After much deliberation and consideration, we present our final ranking of the top ten forensic science films of all time. We’ve kept our descriptions spoiler-free, so feel free to read each snippet without fear of learning too much about the film. We’ve also provided links to the cheapest copies we could find. Just click the movie title and it will take you to the Amazon page.
#10. Unforgettable (1996)
Like the movie Minority Report, Unforgettable uses a layer of futuristic, high-tech gimmicks to overlay a very strong forensic science flick. Ray Liotta plays a cop acquitted in the murder of is wife. With the help of a scientist researching memory, Liotta is able to recover his deceased wife’s memories piece-meal, but at great cost. As the memories of his wife’s final moments become clearer, Liotta’s own sanity begins to unravel, and with it the trust of his colleagues who begin to doubt his acquittal. From a purely cinematic standpoint, the movie is the weakest in our ten, but the forensic science angle is worth a view (if not an outright purchase) by fans of criminal investigations.
#9. Murder by Numbers (2002)
Unlike most of the movies on our list, this film makes no effort to conceal the identities of the perpetrators of the crime. Two smarty-pants high school students, intent to prove they’re superior to their low-brow peers, set out to commit the perfect murder. The forensic know-how and crime scene skills on display here shine because of the checkered history and personal travails of the lead character, played by Sandra Bullock, who gives what many regard as the best performance of her career. The movie deftly handles the nuanced forensics and slip-ups of even the “perfect murder.” This is the movie for the countless crime scene technicians and forensic lab rats who’ve been asked jokingly by their friends, “so, could you get away with murder?” This movie will have them reconsidering that answer, if that answer was ever “yes.”
#8. The 39 Steps (1935)
First of all, make sure you get the right version of this film. The 1935 version here is the one directed by Alfred Hitchcock, and is the eighth on our list of the 10 best forensic science movies of all time. Some of the remakes are fine movies, but this one, released in 1935, is often considered Hitchcock’s best, and is on many lists of the best movies (certainly British movies) of all time. The cross-country adventure thriller follows Richard Hannay, as he travels across the United Kingdom, mysterious map in hand, to follow up on the claims of Annabella Smith, recently stabbed in his company. The film draws heavily on many elements of forensic science and detective work, and is engaging the subtle, low-tech ways of the early days of film. The slower pace of the film does, in many ways, magnify the forensic sleuthing aspects of the flick, allowing the viewer more time to absorb nuance and detail, as any good practicing forensic scientist would.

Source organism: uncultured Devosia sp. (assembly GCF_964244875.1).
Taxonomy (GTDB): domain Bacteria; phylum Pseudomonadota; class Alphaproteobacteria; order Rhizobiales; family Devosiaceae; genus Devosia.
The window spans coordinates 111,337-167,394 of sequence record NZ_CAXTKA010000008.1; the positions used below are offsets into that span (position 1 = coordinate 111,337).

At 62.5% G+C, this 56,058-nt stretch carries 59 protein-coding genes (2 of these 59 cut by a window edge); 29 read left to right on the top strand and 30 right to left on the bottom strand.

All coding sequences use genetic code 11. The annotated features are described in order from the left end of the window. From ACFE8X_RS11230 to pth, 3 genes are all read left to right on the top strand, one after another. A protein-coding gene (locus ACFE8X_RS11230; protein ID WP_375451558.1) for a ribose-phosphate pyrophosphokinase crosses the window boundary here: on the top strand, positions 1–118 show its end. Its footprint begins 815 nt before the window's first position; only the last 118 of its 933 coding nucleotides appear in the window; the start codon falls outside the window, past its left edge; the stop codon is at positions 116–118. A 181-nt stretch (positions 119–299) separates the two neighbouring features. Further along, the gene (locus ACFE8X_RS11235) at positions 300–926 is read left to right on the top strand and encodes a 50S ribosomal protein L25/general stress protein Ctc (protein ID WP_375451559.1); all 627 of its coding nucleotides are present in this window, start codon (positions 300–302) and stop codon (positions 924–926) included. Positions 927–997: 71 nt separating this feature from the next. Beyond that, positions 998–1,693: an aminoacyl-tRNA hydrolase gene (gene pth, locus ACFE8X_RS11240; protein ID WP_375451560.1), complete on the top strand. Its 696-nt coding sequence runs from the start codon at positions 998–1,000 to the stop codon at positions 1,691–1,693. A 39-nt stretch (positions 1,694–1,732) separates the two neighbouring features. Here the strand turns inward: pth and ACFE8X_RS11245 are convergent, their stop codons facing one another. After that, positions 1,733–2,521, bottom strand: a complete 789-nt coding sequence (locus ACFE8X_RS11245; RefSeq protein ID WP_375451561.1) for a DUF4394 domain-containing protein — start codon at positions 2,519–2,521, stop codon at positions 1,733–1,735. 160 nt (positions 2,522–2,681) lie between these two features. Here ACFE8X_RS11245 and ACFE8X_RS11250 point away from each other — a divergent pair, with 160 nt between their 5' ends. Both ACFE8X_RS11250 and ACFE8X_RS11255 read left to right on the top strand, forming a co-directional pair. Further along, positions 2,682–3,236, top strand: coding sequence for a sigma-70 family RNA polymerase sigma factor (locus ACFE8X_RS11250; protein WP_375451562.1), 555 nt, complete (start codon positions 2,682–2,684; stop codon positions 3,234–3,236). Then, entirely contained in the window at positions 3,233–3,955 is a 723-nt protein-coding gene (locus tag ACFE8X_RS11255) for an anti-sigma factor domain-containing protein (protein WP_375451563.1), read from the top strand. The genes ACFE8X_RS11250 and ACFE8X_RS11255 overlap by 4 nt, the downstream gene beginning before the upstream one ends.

#7. The Bone Collector (1999)
Next up on our list is the 1999 thriller The Bone Collector, a Denzel Washington and Angelina Jolie flick widely regarded among forensic science folk. Denzel plays a paralyzed, wheelchair-bound forensic expert called in to help solve a string of serial killings. The murders all have one thing in common: the perp collects a shard of bone from each of his victims. Denzel selects a rookie cop as his assistant, and spends much of the film working together with him to solve the crimes, passing along decades of forensic insight and crime-scene know-how to his young protege. Any forensic science buff with even a passing interest in Denzel Washington’s performance style, particularly in convincing police and crime-related roles (see Training Day) should get this one.
#6. The Day of the Jackal (1973)
This 1973 film is an adaptation of a book by the same name, released two years earlier, about an assassin known only as the “Jackal,” a hired assassin. From a forensic science and investigation standpoint, this movie has a lot of high points: a failed assassination attempt, bullet-riddled car, custom-made rifles to avoid detection, counterfeit identity documents plus blackmail, and an ensuing investigation hampered by secrecy and an impending attack just days away. The protagonist uses multiple identites and multiple vehicles throughout the film, with the police charged with tracking each one down. After watching this movie, check out Bruce Willis’ 1997 remake of the film, The Jackal. Many of the plot elements and themes are the same, and the entertainment value to a forensic scientist or investigator is just as high, if not the obvious forensics itself.